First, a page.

Why are chickens…..chickens?

I have returned to school….my wife thinks its high time, and my 5 year old daughter thinks it’s cool that we are both in “big” school at the same time.  She keeps asking me what I did at recess, so I make up friends that I play with and games we played…..if only she knew.  I’m back at the university, and am too old to be partaking in the “recreational” activities of my MUCH younger classmates.  (Speaking of which….when did kids in university start looking so YOUNG??)

I’m actually working on my Masters degree part time.  One course this semester is an animal behaviour course.  The point is to discover why animal behave the way they do, and how to use this understanding to alter their behaviour so we humans can get along with them better.

I HAVE to ask the prof to explain this one....

A subject that came up today was one that I wonder if many people realize.  That is, animal (chicken) behaviour evolved, the same way their bodies did.  A chicken does what she does, because that activity made her ancestors survive better than similar animals.  So, when you see a chicken doing something you don’t (or even do) like, try to imagine why that activity developed….you’ll have a better chance of stopping it.

Consider some activity your birds to that you don’t like…..say perching on top of the coop, and making a mess on the roof.  Why does this 1 chicken…..the messiest, most annoying, feathered poop machine….insist on being the one place she shouldn’t be, and ruining the look and feel of your backyard?  Why does running out of the house and swinging a broom at her (while satisfying) not convince her to find a new loitering spot?

The reason chickens perch up off the ground is because the jungle fowl they came from….after hundreds of thousands of years of perfecting a strategy for living in the dense forests….survived better when they “hung out” off the ground.  The predators of the day were mainly ground based…..weasel types, snakes, etc.  By getting up off the ground, hens have a better vantage point to spot predators from, and more distance for their “flight path” when they want to escape.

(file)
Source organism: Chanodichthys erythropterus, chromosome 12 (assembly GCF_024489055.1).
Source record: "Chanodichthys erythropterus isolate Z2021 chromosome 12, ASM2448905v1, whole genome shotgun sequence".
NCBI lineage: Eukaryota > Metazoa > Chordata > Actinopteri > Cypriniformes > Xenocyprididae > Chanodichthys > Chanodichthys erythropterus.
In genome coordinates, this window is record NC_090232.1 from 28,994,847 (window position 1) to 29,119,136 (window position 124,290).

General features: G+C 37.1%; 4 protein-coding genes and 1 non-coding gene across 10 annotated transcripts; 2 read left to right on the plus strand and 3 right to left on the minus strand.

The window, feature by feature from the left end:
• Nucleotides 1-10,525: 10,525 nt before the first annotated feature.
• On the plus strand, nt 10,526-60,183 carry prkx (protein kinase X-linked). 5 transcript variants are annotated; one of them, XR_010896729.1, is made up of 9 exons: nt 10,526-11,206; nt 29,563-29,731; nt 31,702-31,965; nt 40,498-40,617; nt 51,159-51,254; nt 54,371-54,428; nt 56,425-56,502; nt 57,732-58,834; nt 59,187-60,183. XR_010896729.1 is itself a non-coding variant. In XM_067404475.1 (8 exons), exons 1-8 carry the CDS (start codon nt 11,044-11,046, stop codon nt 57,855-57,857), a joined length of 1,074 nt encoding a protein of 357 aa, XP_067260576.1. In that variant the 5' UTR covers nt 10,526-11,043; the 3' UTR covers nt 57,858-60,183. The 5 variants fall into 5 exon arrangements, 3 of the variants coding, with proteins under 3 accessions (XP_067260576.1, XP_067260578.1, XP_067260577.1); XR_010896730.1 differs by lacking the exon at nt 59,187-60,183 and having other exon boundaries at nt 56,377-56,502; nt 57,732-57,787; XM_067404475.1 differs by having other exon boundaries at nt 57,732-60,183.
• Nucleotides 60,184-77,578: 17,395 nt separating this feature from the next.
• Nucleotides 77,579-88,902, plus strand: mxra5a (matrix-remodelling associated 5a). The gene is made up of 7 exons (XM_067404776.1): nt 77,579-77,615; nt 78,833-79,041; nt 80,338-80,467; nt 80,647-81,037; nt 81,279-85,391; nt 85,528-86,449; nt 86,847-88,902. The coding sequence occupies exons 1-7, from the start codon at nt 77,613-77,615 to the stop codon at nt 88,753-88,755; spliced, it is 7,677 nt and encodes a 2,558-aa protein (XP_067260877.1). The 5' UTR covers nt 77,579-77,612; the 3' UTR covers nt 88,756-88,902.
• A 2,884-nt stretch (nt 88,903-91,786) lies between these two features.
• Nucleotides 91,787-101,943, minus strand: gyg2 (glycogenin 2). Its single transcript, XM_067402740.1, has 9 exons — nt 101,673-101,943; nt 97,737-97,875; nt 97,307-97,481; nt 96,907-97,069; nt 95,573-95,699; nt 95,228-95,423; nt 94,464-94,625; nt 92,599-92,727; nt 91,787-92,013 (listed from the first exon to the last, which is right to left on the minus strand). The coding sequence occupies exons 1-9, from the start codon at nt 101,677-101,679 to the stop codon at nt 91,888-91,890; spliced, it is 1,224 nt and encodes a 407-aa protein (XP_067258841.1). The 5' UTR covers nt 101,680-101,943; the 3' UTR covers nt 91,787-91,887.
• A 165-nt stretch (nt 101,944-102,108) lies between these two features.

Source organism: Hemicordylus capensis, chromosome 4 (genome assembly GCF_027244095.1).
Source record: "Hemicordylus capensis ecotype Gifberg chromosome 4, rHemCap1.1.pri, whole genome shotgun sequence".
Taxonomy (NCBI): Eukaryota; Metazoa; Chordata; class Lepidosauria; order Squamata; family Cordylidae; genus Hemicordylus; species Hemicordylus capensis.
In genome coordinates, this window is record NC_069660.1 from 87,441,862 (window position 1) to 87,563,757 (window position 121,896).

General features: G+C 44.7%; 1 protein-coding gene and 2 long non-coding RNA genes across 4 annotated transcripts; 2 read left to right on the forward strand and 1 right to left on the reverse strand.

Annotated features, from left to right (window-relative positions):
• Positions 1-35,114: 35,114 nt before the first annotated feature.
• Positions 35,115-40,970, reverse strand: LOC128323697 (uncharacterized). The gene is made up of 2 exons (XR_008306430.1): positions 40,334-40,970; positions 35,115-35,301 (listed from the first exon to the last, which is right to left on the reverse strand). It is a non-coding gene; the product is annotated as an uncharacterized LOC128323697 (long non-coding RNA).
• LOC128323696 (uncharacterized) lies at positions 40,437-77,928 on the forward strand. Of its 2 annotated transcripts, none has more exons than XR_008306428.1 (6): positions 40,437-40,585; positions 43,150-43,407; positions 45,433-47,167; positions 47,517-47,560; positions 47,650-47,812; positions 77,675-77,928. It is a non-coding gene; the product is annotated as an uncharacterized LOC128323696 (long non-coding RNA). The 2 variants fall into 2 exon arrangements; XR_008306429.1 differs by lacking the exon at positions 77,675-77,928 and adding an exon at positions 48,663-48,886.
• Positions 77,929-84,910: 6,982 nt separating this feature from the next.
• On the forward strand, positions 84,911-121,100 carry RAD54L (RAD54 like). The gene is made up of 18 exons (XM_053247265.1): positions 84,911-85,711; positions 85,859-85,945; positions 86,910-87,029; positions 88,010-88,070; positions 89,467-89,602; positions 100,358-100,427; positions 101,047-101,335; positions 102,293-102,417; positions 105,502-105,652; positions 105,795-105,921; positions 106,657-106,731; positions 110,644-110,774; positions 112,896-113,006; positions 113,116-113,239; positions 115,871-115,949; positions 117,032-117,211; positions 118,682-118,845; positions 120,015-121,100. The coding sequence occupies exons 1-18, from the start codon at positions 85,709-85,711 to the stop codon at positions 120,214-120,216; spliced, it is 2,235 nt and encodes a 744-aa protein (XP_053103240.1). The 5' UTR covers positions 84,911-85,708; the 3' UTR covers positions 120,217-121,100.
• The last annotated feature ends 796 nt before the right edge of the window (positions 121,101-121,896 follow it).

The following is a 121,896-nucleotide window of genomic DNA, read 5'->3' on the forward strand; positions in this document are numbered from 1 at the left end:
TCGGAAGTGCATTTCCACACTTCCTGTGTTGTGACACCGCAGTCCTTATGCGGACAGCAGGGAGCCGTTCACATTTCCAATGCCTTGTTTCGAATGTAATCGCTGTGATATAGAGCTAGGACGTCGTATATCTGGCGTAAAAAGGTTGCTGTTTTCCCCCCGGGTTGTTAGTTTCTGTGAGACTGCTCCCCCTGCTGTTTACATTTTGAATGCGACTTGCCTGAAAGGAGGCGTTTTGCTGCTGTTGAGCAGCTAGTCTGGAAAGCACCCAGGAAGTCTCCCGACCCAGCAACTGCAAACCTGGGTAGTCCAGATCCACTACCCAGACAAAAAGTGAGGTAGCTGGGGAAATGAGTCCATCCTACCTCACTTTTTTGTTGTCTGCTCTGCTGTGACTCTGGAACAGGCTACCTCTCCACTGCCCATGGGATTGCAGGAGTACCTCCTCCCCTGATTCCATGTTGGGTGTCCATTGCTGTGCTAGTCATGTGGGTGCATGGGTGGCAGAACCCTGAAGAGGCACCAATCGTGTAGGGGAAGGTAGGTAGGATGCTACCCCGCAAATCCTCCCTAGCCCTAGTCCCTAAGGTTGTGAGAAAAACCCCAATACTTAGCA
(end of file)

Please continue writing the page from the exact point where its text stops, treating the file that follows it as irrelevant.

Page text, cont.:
This evolutionary predisposition may have been reinforced throughout the birds life, if it encountered dogs, cats, raccoons, people with brooms, etc., and was successful in steering clear of the danger.  The important thing to remember is that…for the most part….chickens look for a high point to provide a feeling of safety from the baddies on the ground.  Luckily, chickens evolved in an environment where being attacked from above was a risk too.  To prove it, watch what a chicken does when you walk out in the yard and raise your hands up high…..they squat, duck their heads back, and swivel them in the ridiculous way that only chickens can….they are very aware of the 3 dimensions.

Now….back to Edwina the eagle…..smug and safe on top of your coop….raining devastation on all below.  Imagine what her reaction will be to a paper airplane flying over her head?  (if you had a trained hawk, it would be even more effective, but a) falconry is in a sad state of decline, and b) it’s REALLY hard to call a hawk back after she is released after prey…..Edwina may be a pain in the butt, but she doesn’t deserve to be lunch).  Now, if you could throw a paper airplane, or flap a flag over the coop (changing it often enough that the hens didn’t get used to it), the sudden increase of air-borne threats will very likely convince Edwina that there is safety on the ground, or on the perch in the coop.

Remember….almost all actions of hens is in response to something.  If you can figure out what, you are halfway to dealing with it. 

Sometimes picking leads to more aggression.

Unfortunately some behaviours, such as picking, can have many root causes, and are much more difficult to figure out and correct.  Still…anything that gives you an excuse to mess with your chicken’s heads once in a while is worth it!!

Mike the Chicken Vet

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